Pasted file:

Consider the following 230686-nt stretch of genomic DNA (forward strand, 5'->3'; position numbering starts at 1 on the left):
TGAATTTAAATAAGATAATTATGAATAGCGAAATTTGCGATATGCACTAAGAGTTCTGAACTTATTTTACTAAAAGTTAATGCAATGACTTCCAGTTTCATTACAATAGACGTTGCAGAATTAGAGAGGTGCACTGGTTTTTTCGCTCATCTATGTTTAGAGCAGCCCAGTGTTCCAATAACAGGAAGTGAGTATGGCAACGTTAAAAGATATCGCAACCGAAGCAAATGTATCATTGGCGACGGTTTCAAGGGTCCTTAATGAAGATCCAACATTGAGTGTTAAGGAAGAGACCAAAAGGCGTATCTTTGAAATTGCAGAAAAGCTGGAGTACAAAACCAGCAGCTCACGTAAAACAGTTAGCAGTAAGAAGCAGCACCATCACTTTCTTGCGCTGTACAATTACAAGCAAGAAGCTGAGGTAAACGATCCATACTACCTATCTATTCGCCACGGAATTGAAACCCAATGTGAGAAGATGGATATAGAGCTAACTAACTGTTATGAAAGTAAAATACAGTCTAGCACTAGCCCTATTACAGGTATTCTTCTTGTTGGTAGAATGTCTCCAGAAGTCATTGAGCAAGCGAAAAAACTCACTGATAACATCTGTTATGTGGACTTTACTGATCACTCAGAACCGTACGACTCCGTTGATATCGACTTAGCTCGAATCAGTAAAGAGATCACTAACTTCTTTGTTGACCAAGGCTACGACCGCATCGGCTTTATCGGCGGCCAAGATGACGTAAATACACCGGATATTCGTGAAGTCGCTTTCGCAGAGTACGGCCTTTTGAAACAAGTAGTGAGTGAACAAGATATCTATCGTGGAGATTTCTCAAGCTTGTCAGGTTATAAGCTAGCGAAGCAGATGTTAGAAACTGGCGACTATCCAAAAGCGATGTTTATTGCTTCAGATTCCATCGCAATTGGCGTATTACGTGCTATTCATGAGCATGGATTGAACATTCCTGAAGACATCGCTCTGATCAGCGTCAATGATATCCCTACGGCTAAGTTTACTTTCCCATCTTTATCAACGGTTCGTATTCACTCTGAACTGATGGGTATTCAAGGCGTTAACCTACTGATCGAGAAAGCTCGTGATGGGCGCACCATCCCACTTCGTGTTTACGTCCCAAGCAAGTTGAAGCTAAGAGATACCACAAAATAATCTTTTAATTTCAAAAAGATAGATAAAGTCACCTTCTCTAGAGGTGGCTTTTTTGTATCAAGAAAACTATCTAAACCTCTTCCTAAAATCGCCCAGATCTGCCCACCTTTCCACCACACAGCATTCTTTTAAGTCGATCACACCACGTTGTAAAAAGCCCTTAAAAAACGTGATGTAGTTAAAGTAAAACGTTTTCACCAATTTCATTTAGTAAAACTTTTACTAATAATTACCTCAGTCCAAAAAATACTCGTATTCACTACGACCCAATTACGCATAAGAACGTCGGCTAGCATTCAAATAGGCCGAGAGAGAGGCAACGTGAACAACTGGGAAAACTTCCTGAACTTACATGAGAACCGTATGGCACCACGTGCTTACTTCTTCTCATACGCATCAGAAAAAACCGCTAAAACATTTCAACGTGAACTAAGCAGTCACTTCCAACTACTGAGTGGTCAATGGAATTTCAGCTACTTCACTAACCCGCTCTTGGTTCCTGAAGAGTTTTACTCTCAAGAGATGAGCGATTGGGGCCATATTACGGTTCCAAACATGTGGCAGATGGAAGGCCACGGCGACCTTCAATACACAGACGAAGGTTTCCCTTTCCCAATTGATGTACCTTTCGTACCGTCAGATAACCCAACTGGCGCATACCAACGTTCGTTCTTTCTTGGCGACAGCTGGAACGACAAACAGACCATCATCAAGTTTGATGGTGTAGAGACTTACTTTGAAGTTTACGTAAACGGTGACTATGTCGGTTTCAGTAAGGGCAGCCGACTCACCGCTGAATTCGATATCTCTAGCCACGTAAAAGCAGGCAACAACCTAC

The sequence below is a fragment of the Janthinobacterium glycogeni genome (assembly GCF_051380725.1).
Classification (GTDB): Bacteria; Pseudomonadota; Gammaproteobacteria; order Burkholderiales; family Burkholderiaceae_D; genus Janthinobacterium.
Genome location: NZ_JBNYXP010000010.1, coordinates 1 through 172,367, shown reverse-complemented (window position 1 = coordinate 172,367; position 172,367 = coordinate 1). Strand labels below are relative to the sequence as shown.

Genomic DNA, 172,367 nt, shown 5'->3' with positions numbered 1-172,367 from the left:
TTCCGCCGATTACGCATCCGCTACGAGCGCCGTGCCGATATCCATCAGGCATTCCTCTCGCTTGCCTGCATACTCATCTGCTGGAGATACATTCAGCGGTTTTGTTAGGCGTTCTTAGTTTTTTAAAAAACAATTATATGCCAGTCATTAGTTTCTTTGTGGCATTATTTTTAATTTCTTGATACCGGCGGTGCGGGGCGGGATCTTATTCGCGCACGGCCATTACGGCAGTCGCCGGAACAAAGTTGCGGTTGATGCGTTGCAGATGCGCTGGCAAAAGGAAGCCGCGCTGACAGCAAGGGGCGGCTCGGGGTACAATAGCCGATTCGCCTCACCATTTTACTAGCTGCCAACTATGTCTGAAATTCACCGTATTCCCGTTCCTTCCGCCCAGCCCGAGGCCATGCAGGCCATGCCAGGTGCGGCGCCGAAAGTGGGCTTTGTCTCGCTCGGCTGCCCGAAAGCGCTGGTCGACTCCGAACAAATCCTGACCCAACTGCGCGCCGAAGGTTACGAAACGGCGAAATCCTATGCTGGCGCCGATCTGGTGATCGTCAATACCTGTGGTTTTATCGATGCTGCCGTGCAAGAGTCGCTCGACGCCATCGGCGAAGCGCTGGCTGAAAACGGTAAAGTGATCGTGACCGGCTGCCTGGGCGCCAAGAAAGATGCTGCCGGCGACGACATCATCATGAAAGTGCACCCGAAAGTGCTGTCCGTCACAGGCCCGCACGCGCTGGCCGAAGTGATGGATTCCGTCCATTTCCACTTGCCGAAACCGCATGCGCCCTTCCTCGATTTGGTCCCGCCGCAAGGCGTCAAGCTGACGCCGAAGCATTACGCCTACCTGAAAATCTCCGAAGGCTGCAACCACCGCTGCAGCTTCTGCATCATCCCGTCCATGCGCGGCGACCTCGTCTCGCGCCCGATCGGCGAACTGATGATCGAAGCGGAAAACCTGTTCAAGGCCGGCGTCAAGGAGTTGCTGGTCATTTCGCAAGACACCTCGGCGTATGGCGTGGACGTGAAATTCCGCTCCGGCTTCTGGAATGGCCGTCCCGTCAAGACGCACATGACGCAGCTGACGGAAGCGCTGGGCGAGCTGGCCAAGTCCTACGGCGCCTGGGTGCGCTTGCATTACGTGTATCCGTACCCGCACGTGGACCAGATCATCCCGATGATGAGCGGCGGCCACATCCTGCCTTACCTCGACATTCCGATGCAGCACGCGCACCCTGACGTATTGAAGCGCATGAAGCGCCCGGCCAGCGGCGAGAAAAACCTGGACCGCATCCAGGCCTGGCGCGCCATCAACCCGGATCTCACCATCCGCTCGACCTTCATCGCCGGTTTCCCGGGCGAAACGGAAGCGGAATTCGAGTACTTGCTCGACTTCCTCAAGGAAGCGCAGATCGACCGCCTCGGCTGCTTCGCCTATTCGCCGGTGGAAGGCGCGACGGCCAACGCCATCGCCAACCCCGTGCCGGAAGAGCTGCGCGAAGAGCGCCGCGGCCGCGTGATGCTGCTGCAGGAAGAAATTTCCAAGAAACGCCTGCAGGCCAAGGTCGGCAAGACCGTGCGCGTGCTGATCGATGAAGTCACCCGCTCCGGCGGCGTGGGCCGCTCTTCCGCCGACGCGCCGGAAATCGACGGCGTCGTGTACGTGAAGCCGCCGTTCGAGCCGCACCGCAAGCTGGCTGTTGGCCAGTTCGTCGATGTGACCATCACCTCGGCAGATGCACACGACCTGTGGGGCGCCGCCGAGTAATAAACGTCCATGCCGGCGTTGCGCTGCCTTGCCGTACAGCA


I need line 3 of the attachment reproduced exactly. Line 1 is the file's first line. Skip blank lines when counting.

The sequence below is a fragment of the Janthinobacterium glycogeni genome (assembly GCF_051380725.1).